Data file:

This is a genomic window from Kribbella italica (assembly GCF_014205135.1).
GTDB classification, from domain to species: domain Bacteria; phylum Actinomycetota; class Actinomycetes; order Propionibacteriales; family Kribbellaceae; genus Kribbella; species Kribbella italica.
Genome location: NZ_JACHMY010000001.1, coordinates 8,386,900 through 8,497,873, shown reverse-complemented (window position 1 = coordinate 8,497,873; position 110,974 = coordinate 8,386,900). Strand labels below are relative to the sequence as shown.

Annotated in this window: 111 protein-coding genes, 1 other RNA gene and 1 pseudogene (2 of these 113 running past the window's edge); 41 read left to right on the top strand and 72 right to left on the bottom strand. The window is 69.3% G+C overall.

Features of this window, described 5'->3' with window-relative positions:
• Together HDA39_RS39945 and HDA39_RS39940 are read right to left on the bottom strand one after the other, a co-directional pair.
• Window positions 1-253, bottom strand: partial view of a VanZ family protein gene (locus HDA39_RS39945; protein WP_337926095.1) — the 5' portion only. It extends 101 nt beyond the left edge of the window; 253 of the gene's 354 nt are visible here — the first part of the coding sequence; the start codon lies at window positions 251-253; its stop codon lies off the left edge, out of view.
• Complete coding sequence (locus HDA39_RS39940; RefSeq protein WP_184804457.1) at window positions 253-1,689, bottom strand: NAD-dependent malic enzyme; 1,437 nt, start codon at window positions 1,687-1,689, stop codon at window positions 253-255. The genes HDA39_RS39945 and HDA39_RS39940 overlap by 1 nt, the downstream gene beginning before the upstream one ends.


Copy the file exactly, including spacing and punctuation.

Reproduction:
This is a genomic window from Kribbella italica (assembly GCF_014205135.1).
GTDB classification, from domain to species: domain Bacteria; phylum Actinomycetota; class Actinomycetes; order Propionibacteriales; family Kribbellaceae; genus Kribbella; species Kribbella italica.
Genome location: NZ_JACHMY010000001.1, coordinates 8,386,900 through 8,497,873, shown reverse-complemented (window position 1 = coordinate 8,497,873; position 110,974 = coordinate 8,386,900). Strand labels below are relative to the sequence as shown.

Annotated in this window: 111 protein-coding genes, 1 other RNA gene and 1 pseudogene (2 of these 113 running past the window's edge); 41 read left to right on the top strand and 72 right to left on the bottom strand. The window is 69.3% G+C overall.

Features of this window, described 5'->3' with window-relative positions:
• Together HDA39_RS39945 and HDA39_RS39940 are read right to left on the bottom strand one after the other, a co-directional pair.
• Window positions 1-253, bottom strand: partial view of a VanZ family protein gene (locus HDA39_RS39945; protein WP_337926095.1) — the 5' portion only. It extends 101 nt beyond the left edge of the window; 253 of the gene's 354 nt are visible here — the first part of the coding sequence; the start codon lies at window positions 251-253; its stop codon lies off the left edge, out of view.
• Complete coding sequence (locus HDA39_RS39940; RefSeq protein WP_184804457.1) at window positions 253-1,689, bottom strand: NAD-dependent malic enzyme; 1,437 nt, start codon at window positions 1,687-1,689, stop codon at window positions 253-255. The genes HDA39_RS39945 and HDA39_RS39940 overlap by 1 nt, the downstream gene beginning before the upstream one ends.